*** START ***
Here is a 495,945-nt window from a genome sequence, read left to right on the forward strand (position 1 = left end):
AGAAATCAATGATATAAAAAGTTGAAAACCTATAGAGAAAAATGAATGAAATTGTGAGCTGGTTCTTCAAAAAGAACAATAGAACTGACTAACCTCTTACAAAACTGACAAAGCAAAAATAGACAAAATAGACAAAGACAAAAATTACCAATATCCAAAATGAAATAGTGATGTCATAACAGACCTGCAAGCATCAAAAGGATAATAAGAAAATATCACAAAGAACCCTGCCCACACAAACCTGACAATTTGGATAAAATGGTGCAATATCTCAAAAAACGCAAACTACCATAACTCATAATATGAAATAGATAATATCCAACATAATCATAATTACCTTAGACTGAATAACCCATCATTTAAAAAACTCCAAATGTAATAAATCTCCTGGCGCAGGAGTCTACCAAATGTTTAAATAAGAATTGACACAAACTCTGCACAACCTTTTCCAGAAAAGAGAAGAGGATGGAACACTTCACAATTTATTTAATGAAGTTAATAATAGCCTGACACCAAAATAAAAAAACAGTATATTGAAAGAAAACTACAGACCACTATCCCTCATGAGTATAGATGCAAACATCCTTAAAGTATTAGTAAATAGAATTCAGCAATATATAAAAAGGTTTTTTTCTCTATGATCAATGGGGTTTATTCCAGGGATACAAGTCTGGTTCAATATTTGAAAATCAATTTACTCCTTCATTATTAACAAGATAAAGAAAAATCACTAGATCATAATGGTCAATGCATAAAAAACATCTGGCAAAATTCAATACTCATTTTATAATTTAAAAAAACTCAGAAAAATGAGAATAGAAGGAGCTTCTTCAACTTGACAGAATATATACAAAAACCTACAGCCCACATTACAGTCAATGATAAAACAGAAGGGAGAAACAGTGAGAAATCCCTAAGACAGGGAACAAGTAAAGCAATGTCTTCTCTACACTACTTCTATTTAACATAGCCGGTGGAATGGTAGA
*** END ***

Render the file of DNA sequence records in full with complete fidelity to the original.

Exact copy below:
Here is a 495,945-nt window from a genome sequence, read left to right on the forward strand (position 1 = left end):
AGAAATCAATGATATAAAAAGTTGAAAACCTATAGAGAAAAATGAATGAAATTGTGAGCTGGTTCTTCAAAAAGAACAATAGAACTGACTAACCTCTTACAAAACTGACAAAGCAAAAATAGACAAAATAGACAAAGACAAAAATTACCAATATCCAAAATGAAATAGTGATGTCATAACAGACCTGCAAGCATCAAAAGGATAATAAGAAAATATCACAAAGAACCCTGCCCACACAAACCTGACAATTTGGATAAAATGGTGCAATATCTCAAAAAACGCAAACTACCATAACTCATAATATGAAATAGATAATATCCAACATAATCATAATTACCTTAGACTGAATAACCCATCATTTAAAAAACTCCAAATGTAATAAATCTCCTGGCGCAGGAGTCTACCAAATGTTTAAATAAGAATTGACACAAACTCTGCACAACCTTTTCCAGAAAAGAGAAGAGGATGGAACACTTCACAATTTATTTAATGAAGTTAATAATAGCCTGACACCAAAATAAAAAAACAGTATATTGAAAGAAAACTACAGACCACTATCCCTCATGAGTATAGATGCAAACATCCTTAAAGTATTAGTAAATAGAATTCAGCAATATATAAAAAGGTTTTTTTCTCTATGATCAATGGGGTTTATTCCAGGGATACAAGTCTGGTTCAATATTTGAAAATCAATTTACTCCTTCATTATTAACAAGATAAAGAAAAATCACTAGATCATAATGGTCAATGCATAAAAAACATCTGGCAAAATTCAATACTCATTTTATAATTTAAAAAAACTCAGAAAAATGAGAATAGAAGGAGCTTCTTCAACTTGACAGAATATATACAAAAACCTACAGCCCACATTACAGTCAATGATAAAACAGAAGGGAGAAACAGTGAGAAATCCCTAAGACAGGGAACAAGTAAAGCAATGTCTTCTCTACACTACTTCTATTTAACATAGCCGGTGGAATGGTAGA